Famous Oceanographer Engages GRPS Students


Dr. Sylvia Earle signs autographs for City High Middle School students Sherri Trumbell and Jenifer White.
Dr. Sylvia Earle signs autographs for City High Middle School students Sherri Trumbell and Jenifer White.

sylviacityhighYou cannot save what you do not know and love. Aldo Leopold, American ecologist

The week of Earth Day April 2010 was celebrated at Grand Rapids Public Schools’ City High/Middle School when Dr. Sylvia Earle, an internationally famous oceanographer, spent a morning there. Dr. Earle held students spellbound as she called on them to save the ocean (she uses the singular because they’re all connected) before it’s too late.

Dr. Earle was named by Time Magazine as its first “Hero For the Planet”; the New York Times dubbed Earle “Her Deepness” for the 7,000 hours she’s spent underwater studying ocean life. The Library of Congress called her a “Living Legend.”

But the sixth-graders at The Center for Economicology were just as impressed that she suggested to Google founder John Hanke how he should improve Google EARTH. And Hanke listened! Dr. Earle told Hanke that since most of the Earth is ocean, he needed to create a Google Ocean. And now he has.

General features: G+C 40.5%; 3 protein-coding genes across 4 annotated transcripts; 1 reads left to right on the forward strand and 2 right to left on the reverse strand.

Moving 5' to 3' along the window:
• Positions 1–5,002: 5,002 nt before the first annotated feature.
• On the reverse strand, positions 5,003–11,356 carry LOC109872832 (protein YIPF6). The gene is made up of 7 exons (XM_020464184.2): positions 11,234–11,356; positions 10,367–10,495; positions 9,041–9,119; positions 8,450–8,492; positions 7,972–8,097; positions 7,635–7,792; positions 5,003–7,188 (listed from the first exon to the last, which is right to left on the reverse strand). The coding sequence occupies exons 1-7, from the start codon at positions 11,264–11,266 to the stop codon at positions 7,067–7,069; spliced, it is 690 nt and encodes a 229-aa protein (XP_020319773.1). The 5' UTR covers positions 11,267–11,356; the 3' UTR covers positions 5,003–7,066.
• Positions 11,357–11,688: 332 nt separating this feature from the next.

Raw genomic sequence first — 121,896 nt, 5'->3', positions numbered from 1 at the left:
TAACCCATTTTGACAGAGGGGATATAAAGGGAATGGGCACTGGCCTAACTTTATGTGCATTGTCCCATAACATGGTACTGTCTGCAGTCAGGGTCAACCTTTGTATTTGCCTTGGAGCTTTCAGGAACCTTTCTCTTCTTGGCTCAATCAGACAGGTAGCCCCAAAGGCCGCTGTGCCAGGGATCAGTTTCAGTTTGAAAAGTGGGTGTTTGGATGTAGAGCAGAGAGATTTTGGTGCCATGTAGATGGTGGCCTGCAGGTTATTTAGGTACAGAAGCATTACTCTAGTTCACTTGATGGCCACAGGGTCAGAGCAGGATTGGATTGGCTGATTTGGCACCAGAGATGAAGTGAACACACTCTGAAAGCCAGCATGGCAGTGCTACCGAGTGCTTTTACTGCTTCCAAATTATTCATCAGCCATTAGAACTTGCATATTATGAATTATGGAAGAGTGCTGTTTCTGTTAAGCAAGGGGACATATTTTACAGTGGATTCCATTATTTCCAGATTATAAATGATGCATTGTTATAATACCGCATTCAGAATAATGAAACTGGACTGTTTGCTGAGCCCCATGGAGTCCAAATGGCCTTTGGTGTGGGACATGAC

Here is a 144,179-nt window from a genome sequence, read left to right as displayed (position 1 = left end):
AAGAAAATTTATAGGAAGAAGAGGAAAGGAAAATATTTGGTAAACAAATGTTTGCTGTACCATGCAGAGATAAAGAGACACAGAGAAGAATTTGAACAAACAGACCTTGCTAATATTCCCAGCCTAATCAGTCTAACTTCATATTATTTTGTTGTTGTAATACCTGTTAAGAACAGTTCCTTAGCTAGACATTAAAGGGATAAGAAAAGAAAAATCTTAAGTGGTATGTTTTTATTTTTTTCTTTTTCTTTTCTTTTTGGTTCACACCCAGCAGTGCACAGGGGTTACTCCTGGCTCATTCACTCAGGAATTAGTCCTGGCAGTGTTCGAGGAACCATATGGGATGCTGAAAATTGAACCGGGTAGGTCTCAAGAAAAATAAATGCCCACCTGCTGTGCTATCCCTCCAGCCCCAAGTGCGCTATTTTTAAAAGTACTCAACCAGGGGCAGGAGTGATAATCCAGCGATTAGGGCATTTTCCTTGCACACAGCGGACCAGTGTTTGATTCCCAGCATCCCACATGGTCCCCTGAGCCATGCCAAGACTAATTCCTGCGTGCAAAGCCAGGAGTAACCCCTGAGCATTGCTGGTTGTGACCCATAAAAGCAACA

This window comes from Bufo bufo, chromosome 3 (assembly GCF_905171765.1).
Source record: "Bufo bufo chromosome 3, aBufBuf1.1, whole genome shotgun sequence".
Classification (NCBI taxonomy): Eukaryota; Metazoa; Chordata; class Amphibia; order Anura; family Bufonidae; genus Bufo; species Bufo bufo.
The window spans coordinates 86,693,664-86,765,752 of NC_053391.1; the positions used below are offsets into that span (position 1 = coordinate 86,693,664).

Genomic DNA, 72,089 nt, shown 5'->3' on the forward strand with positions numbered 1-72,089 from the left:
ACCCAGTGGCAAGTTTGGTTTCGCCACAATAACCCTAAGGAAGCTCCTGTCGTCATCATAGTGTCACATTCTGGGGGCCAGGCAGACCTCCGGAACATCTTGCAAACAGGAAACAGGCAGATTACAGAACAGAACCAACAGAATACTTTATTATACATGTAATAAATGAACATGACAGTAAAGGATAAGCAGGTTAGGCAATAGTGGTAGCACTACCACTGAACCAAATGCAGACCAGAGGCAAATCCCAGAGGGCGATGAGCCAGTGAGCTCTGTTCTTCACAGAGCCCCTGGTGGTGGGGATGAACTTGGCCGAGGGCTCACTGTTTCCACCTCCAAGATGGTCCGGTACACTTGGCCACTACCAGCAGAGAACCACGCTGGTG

“How does the ocean affect us?” one sixth-grader in the Economicology class asked. “A lot,” the warm and friendly Earle answered. Every drop of water on earth is connected to the ocean. Twenty percent of the oxygen humans need for every breath comes from the ocean. “We are all part of one system,” Dr. Sylvia told them.

Having spent the equivalent of four years in work weeks under the ocean, Dr. Earle told the students to “go buy a swimming mask so you can see what’s underwater.” Dr. Earle’s message to these young people is that once they look at sea life and know what richness swims there, they will want to take care of the ocean.

Answering students’ questions, Dr. Earle told them:

  • No two fish faces look alike
  • 90% of tuna are gone and tuna can’t be farm raised
  • Stop eating tuna in any form to prevent its extinction
  • Grouper is endangered because it tastes good
  • Half the ocean’s coral reefs are gone or are degrading
  • Whales and some fish can be 200 years old
  • 800 feet underwater divers first see sparks of light
  • 1,000 feet down the sea life sparkles like July 4th

After Dr. Earle’s visit, a City High senior girl told her teacher she had just decided what she wants to study in college. The ocean!

(Above photo – Pictured here with members of City High’s Eco Club, Dr. Sylvia Earle delivered a strong warning to all the students. If we are to preserve the ocean all life depends on, people must act now. “The next ten years are the most important in the next 10,000 years,” she told the students. ‘What we do or don’t do to bring our oceans back to life will determine our future.”)